was unnecessary; this was, indeed, much greater after 1822 under the high duties (in 1836-1840 generally about 100%) of the Mexican tariffs. In the early ’forties some three-fourths of the imports, even at Monterey itself, are said to have paid no duties, being landed by agreement with the officials. Wholesale and retail trade flourished all along the coast in defiance of prohibitory laws. American trade was by far most important. The Boston traders—whose direct trade began in 1822, but the indirect ventures long before that—were men of decided influence in California. The trade supplied almost all the clothing, merchandise and manufactures used in the province; hides and furs were given in exchange. If foreign trade was not to be received, still less were foreign travellers, under the Spanish laws. However, the Russians came in 1805, and in 1812 founded on Bodega Bay a post they held till 1841, whence they traded and hunted (even in San Francisco Bay) for furs. From the day of the earliest foreign commerce sailors and traders of divers nationalities began to settle in the province. In 1826 American hunters first crossed to the coast; in 1830 the Hudson’s Bay Company began operations in northern California. By this time the foreign element was considerable in number, and it doubled in the next six years, although the true overland immigration from the United States began only about 1840. As a class foreigners were respected, and they were influential beyond proportion to their numbers. They controlled commerce, and were more energetic, generally, than were the natives; many were naturalized, held generous grants of land, and had married into Californian families, not excluding the most select and influential. Most prominent of Americans in the interior was John A. Sutter (1803-1880), who held a grant of eleven square leagues around the present site of Sacramento, whereon he built a fort. His position as a Mexican official, and the location of his fortified post on the border, commanding the interior country and lying on the route of the overland immigrants, made him of great importance in the years preceding and immediately following American occupation; although he was a man of slight abilities and wasted his great opportunities. Other settlers in the coast towns were also of high standing and importance. In short, Americans were hospitably received and very well treated by the government and the people; despite some formalities and ostensible surveillance there was no oppression whatever. There was, however, some jealousy of the ease with which Americans secured land grants, and an entirely just dislike of “bad” Americans. The sources from which all the immigrants were recruited made inevitable an element of lawlessness and truculence. The Americans happened to predominate. Along with a full share of border individuality and restlessness they had the usual boisterous boastfulness and a racial contempt, which was arrogantly proclaimed, for Mexicans,—often too for Mexican legal formalities. The early comers were a conservative American and European intriques. force in politics, but many of the later comers wanted to make California a second Texas. As early as 1805 (at the time of James Monroe’s negotiations for Florida), there are traces of Spain’s fear of American ambitions even in this far-away province. It was a fear she felt for all her American possessions. Spain’s fears passed on to Mexico, the Russians being feared only less than Americans. An offer was made by President Jackson in 1835 to buy the northern part of California, including San Francisco Bay, but was refused. In 1836 and 1844 Americans were prominent in the incidents of revolution; divided in opinion in both years they were neutral in the actual “hostilities” of the latter, but some gave active support to the governor in 1836. From 1836 on, foreign interference was much talked about. Americans supposed that Great Britain wished to exchange Mexican bonds for California; France also was thought to be watching for an opening for gratifying supposed ambitions; and all parties saw that even without overt act by the United States the progress of American settlement seemed likely to gain them the province, whose connexion with Mexico had long been a notoriously loose one. A considerable literature written by travellers of all the countries named had before this discussed all interests. In 1840 for too active interest in politics some Americans and Englishmen were temporarily expelled.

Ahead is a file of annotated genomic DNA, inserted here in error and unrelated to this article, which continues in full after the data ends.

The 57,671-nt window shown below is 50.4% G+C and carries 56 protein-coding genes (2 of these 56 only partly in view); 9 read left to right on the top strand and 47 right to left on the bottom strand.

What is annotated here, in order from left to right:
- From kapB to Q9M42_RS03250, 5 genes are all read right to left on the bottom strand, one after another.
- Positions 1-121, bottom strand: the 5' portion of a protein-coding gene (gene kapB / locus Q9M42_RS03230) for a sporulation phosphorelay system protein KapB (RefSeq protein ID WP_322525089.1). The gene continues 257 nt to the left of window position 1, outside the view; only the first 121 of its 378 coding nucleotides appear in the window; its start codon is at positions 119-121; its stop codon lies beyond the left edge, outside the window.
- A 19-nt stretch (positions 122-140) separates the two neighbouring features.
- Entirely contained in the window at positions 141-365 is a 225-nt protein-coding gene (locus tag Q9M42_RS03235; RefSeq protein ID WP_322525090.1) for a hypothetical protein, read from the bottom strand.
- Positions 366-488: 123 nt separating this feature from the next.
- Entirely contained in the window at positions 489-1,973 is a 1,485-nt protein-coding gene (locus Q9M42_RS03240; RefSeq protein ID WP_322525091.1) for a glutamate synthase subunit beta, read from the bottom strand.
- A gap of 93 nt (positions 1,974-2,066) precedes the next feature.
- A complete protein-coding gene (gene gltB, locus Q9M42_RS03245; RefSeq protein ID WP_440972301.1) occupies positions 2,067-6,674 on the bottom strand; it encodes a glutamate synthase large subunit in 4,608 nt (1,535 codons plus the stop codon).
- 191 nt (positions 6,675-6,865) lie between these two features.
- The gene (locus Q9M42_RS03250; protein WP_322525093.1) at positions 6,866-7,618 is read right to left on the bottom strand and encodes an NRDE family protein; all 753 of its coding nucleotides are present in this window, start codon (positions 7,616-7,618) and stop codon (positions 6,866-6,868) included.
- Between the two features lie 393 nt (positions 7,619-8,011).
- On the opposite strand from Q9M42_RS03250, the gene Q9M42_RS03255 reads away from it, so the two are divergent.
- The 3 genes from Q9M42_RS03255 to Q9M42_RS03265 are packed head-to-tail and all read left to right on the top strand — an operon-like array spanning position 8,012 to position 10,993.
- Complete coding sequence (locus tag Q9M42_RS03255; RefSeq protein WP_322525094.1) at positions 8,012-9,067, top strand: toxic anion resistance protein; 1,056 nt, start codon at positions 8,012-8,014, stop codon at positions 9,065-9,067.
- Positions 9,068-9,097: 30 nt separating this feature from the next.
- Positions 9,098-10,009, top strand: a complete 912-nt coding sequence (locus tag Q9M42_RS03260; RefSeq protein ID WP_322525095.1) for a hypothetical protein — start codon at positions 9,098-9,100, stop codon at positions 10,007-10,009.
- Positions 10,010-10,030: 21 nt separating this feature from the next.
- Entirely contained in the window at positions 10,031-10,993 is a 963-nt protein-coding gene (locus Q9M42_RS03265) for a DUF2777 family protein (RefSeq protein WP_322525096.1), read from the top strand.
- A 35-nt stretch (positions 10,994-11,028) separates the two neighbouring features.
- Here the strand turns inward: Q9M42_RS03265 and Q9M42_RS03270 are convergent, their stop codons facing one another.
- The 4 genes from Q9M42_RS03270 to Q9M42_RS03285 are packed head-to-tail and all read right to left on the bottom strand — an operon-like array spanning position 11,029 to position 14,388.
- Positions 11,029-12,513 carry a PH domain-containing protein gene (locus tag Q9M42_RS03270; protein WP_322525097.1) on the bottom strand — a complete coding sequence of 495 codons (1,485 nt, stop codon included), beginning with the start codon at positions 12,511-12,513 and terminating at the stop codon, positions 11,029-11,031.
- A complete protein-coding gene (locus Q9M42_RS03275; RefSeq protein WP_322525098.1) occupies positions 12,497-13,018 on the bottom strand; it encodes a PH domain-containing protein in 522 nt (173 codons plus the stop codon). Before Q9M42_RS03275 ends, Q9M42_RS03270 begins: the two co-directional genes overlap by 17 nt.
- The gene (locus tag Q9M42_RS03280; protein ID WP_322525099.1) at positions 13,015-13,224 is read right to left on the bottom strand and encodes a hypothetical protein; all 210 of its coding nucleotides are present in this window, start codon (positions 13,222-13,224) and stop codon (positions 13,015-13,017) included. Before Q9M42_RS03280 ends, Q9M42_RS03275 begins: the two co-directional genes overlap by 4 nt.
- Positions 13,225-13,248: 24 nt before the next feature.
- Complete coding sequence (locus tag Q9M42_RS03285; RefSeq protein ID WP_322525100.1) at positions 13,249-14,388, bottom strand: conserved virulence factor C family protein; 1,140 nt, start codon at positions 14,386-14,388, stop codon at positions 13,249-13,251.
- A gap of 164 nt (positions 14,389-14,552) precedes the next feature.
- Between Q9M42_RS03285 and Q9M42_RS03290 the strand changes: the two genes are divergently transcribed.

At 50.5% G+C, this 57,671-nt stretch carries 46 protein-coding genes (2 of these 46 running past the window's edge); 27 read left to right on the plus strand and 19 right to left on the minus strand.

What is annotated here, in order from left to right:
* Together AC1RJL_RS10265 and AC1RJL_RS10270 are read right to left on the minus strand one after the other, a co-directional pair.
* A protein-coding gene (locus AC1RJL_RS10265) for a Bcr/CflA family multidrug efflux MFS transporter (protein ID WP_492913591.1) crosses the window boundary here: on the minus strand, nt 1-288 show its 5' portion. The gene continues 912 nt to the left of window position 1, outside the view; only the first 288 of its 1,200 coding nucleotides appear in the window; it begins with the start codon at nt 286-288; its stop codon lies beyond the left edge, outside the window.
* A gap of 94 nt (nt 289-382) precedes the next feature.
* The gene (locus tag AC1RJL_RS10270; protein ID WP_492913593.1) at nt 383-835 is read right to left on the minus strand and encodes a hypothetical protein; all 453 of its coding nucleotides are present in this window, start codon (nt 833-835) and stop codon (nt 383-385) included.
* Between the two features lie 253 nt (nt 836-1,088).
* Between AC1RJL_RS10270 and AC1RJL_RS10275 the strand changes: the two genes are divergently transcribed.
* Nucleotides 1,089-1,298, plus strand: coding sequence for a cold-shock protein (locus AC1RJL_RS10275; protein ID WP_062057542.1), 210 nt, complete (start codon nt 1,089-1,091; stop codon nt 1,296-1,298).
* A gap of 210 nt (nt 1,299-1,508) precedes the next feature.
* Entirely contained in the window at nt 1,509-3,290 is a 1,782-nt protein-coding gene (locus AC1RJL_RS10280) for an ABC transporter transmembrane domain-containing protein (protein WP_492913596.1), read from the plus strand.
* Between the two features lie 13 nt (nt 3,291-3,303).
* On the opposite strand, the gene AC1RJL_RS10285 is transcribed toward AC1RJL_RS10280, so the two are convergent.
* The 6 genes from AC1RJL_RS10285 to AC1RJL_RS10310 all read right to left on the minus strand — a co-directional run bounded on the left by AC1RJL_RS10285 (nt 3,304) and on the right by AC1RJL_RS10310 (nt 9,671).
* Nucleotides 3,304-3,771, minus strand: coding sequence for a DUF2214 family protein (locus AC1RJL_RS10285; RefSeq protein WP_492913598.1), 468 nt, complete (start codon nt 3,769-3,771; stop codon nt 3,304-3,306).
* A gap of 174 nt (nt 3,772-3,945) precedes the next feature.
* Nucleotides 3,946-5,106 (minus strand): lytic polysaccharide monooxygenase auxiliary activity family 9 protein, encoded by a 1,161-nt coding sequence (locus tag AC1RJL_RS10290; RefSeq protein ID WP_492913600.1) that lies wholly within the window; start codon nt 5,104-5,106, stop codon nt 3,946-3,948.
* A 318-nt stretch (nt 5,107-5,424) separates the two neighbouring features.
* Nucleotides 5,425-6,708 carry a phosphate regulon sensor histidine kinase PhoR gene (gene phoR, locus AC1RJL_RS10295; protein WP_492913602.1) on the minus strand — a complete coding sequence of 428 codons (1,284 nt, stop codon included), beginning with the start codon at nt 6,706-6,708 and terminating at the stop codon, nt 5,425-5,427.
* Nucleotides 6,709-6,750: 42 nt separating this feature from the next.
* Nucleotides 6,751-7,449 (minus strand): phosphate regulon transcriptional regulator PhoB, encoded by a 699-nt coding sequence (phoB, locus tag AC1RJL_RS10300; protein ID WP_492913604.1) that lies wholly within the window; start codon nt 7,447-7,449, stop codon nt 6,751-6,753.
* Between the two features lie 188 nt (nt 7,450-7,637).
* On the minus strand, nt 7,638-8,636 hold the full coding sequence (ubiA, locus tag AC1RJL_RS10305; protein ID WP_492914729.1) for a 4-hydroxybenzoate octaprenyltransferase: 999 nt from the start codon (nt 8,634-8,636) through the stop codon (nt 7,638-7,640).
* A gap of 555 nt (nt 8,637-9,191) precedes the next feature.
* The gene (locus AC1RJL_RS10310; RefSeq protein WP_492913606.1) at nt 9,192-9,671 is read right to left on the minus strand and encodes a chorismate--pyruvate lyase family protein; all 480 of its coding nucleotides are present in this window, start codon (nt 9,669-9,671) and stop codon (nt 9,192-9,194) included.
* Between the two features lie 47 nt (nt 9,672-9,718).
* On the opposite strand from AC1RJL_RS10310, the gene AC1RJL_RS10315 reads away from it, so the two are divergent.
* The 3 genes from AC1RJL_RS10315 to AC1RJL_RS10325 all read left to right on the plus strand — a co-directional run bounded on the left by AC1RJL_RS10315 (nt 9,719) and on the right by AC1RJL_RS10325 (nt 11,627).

In 1842 Commodore T.A.C. Jones (1789-1858) of the United States navy, believing that war had broken out between his country and Mexico and that a British force was about to seize California, raised the American flag over Monterey (October 21st), but finding that he had acted on misinformation he lowered the flag next day with due ceremony and warm apology. In California this incident served only to open up agreeable personal relations and social courtesies, but it did not tend to clarify the diplomatic atmosphere. It showed the ease of seizing the country, the indifference of the natives, and the resolution of the United States government. Mexico sought to prevent American immigration, but the local authorities would not enforce such orders, however positive. Between 1843 and 1845, Great Britain, the United States, and France opened consulates. By 1845 there was certainly an agreement in opinion among all American residents (then not 700 in number) as regards the future of the country. The policy of France and Great Britain in these years is unknown. That of the United States is fully known. In 1845 the American consul at Monterey, Thomas O. Larkin (1802-1858), was instructed to work for the secession of California from Mexico, without overt aid from the United States, but with their good-will and sympathy. He very soon gained from leading officers assurances of such a movement before 1848. At the same time American naval officers were instructed to occupy the ports in case of war with Mexico, but first and last to work for the good-will of the natives. In 1845 Captain J.C. Frémont,—whose doings in California in the next two years were among the main assets in a life-long reputation and an unsuccessful presidential campaign,—while engaged in a government surveying expedition, aroused the apprehensions of the Californian authorities by suspicious and very possibly intentionally provocative movements, and there was a show of military force by both parties. Frémont had information beyond that of ordinary men that made him believe early hostilities between the United States and Mexico to be inevitable; he was also officially informed of Larkin’s secret task and in no way authorized to hamper it. Resentment, however, incited him to personal revenge on the Californian government, and an ambition that clearly saw the gravity of the crisis prompted him to improve it The “Bear Flag.” unscrupulously for his own advancement, leaving his government to support or disavow him according as war should come or not. In violation therefore of international amities, and practically in disobedience of orders, he broke the peace, caused a band of Mexican cavalry mounts to be seized, and prompted some American settlers to occupy Sonoma (14th June 1846). This episode is known as the “Bear Flag War,” inasmuch as there was short-lived talk of making California an independent state, and a flag with a bear as an emblem (California is still popularly known as the Bear Flag State) flew for a few days at Sonoma. It was a very small, very disingenuous, inevitably an anomalous, and in the vanity of proclamations and other concomitant incidents rather a ridiculous affair; and fortunately for the dignity of history—and for Frémont—it was quickly merged in a larger question, when Commodore John Drake Sloat (1780-1867) on the 7th of July raised the flag of the United States over Monterey, proclaiming California a part of the United States. The opening hostilities of the Mexican War had occurred on the Rio Grande. The excuses and explanations later given by Frémont—military preparations by the Californian authorities, the imminence of their attack, ripening British schemes for the seizure of the province, etc.—made up the stock account of historians until the whole truth came out in 1886 (in Royce’s California). Californians had been very friendly to Americans, but Larkin’s intimates thought they had been tricked, and the people resented the stealthy and unprovoked breaking of peace, and unfortunately the Americans did not known how to treat them except inconsiderately and somewhat contemptuously. The result was a feeble rising in the south. The country was fully pacified by January 1847. The aftermath of Frémont’s filibustering acts, followed as they were